In a word, the municipal government and its department --- the labor bureau, the environment protection bureau and Health and Epidemic Prevention Station --- not only failed to defend the victims, but also colluded with the Company in repressing workers’ struggles. During the strike, local officials even sent police cars to the company, terrorizing workers with armed policemen.

The local media turned a deaf ear to workers’ plight as well. The operators of local television station would hang up the telephone calls without hesitation when they found out that the callers were workers of the WMB.

On 10 January the company promised to arrange a collective health check-up for all of workers on the 18th. The workers resumed work. (Workers who worked middle shift had already resumed work on 9th.) Then 11 workers collectively resigned. It was reported that the Company and local judicial department warned the workers not to reveal any evidence to outsiders.

Three hundred workers remain dissatisfied, and on 10th they attempted to march to the municipality building once again, holding slogans and banners. The response of the local government was to send more than 100 police cars guarding at the gate of WMB to stop the workers. Meantime the factory was in full alert, with entire production lines stopped. All employees except for office clerks were ordered to leave. The party secretary of Wuxi Municipal Committee, Yang Weize, appeared on the spot, accompanied by more than 200 policemen in arms to block the gate of the company. Nobody was allowed entry. Workers’ action was broken.

The public relation department of Panasonic Corporation of China issued a statement denounced some of the news reports as "seriously flawed" and warned to take legal action against those responsible. However, a report issued by 21st Century Business Herald[16] slapped in the face of Panasonic Corporation of China. The reporter had interviewed Pan Wei, the fired vice-president of personnel department of Panasonic (China); Pan admitted that the Company manipulated the results of medical check-up.

At one point the Japanese members of the Asia Pacific Workers Solidarity Link (APWSL) staged a solidarity action in front of the Panasonic headquarter in Tokyo.

Under the combined repression from both the municipal government and the Company, many workers were forced to resign. Those still working had to choose silence to protect themselves. The incident was over, at least for the moment. Yet the cadmium in their bodies was far from over. It would remain there for decades and continue to damage their organs, as are the cases of many battery workers across the country.

24 July 2008

further reading:Wuxi New District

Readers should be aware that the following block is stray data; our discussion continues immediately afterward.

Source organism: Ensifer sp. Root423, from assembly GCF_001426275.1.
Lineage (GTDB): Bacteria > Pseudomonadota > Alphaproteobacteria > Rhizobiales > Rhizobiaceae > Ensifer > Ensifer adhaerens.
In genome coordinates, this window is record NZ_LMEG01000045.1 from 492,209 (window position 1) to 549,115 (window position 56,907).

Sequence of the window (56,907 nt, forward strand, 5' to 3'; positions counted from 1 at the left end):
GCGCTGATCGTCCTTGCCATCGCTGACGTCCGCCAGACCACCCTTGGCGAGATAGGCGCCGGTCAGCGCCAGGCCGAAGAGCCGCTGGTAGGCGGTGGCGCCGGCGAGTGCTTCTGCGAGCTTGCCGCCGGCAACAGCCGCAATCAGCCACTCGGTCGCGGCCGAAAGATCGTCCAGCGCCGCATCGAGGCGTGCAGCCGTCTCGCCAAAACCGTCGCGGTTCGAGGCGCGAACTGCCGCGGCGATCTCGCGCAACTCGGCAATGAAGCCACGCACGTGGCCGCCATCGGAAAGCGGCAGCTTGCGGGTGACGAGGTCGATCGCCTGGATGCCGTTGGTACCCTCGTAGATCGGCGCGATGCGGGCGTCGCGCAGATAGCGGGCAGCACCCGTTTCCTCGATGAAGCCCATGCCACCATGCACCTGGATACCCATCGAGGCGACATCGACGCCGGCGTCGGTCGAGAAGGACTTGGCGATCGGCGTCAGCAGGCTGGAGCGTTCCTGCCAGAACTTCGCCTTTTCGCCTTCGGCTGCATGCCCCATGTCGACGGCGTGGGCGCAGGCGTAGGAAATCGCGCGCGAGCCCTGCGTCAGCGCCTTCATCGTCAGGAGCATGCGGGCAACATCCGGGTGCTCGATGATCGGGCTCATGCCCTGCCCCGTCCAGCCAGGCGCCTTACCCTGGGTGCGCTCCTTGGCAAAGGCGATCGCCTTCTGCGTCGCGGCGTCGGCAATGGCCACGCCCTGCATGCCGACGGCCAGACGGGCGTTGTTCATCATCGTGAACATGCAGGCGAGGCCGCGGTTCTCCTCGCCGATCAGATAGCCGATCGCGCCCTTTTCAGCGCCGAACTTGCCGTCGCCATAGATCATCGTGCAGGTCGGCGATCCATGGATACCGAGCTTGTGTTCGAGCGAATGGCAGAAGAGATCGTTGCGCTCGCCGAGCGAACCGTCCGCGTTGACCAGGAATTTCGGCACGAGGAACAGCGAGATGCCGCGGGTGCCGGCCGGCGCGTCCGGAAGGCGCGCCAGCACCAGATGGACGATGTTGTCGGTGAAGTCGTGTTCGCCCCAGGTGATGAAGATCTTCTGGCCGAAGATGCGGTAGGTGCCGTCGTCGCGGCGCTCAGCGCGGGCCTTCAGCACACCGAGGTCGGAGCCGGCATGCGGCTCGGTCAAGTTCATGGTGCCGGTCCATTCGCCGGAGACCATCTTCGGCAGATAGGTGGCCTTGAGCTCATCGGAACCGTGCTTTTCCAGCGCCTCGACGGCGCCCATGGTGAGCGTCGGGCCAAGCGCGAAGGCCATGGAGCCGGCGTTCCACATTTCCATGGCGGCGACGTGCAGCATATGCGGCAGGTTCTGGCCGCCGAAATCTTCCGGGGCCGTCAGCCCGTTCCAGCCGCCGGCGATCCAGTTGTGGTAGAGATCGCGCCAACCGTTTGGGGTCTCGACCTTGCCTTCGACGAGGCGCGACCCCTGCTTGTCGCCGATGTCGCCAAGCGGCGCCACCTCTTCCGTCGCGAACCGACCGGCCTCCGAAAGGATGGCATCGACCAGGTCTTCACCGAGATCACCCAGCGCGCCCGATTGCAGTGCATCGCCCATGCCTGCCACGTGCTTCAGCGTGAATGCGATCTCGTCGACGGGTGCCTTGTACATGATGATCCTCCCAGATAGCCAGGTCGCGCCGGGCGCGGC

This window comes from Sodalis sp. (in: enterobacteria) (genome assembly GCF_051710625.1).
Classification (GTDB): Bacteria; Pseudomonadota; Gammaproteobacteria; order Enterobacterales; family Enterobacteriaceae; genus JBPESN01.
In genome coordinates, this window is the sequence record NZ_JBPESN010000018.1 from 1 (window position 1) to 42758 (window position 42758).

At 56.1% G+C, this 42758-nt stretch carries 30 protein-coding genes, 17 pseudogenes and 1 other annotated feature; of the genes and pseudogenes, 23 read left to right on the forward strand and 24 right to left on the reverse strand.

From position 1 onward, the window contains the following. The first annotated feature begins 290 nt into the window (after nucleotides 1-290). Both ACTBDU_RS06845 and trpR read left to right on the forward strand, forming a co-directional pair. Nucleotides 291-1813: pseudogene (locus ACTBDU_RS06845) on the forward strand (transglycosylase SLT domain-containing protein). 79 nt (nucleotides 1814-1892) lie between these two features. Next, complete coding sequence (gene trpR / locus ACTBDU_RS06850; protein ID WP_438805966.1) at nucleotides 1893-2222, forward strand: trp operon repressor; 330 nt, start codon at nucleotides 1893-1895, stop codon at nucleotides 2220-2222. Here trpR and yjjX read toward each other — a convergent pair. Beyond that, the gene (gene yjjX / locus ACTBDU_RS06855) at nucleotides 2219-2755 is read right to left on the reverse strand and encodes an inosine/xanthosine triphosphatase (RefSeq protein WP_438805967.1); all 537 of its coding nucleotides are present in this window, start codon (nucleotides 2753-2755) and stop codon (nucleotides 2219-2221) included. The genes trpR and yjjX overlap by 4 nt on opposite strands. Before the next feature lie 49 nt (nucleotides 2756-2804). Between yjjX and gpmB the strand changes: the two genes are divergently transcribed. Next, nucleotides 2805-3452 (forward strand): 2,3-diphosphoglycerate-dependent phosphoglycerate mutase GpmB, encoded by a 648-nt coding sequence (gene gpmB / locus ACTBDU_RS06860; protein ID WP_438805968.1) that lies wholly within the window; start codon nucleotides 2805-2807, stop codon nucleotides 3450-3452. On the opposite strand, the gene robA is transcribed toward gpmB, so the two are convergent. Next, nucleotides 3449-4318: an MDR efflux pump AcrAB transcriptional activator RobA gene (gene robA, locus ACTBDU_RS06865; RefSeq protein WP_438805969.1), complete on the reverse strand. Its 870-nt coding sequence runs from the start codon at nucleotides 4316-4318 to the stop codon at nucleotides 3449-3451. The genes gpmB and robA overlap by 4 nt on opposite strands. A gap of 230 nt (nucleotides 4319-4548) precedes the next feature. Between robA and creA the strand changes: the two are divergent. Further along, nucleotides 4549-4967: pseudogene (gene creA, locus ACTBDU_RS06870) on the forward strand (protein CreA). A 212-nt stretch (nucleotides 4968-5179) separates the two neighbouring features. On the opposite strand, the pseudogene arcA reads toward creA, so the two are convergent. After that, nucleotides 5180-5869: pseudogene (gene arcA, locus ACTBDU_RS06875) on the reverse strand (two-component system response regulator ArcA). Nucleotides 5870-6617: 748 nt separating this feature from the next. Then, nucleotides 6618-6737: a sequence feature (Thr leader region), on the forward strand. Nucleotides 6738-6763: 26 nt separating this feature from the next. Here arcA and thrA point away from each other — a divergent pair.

1. Zhongguo dianchi gongye jingying quanshu (Manuel for China’s Battery Industry), Aviation Industry Press, Beijing, 2006, p. 284.
  2. For more on the industry please refer to Chapter 10.
  3. Scientific Report on the Conditions of Work, Cadmium Exposure and Health Problems experienced by Gold Peak’s Chinese Workers, April 2007.
  4. See website of the Agency: For more information on cadmium, please refer to the document on cadmium released by the Occupational
  5. The Safe Production Law--Article 21, 36, 37, 44 and 45 state that the factory should provide safe production knowledge, training and safe operation rules for workers, notification of duties, and labor protection. The Law on Prevention and Control of Occupational Diseases—Article 13, 35 and 48 state measures employers should take regarding prevention, protection for women and young age workers, and diagnosis of occupational disease at workplace. For details, please see pp 34-38 of the report:
  6. Nanfang Daily,, 29 May 2007.
  8. “The Event Happened on January 4th Had Shocked Thousands of Chinese”, see from:
  9. “The Follow-up to the Cadmium Poisoning of Workers in WMB: the Company Claimed that the Report Is Inconsistent with the Fact”. See Xin Ming Evening News on January 16th, 2007.
  10. “The Hearsay of Cadmium Poisoning Caused Shutdown, Has WMB covered up the Fact of Exceeding Standard of Cadmium?”. See First Chinese Business Daily,by Mu Zhi and Wang Ruchen on January 17th, 2007.
  11. Ibid.
  12. The Diagnostic Criteria for Occupational Cadmium Poisoning (GBZ17-2002) requires that when two successive cadmium urine tests reveal levels of cadmium of 5 μmol/mol creatinine adjusted and above, the subject must be placed under observation.
  13. 17 January 2007. See,549114.html
  14. “The Cadmium Poisoning Incident in WMB: A Dispute upon Reports of Health Check-up”, see 21st century Business Herald, by Zhou Yang, on January 16th 2007.
  15. “The Cadmium Poisoning Incident in WMB: A Dispute upon Reports of Health Check-up”, see 21st century Business Herald, by Zhou Yang, on January 16th 2007.
  16. One of the subsidiaries of Nanfang Daily, more details at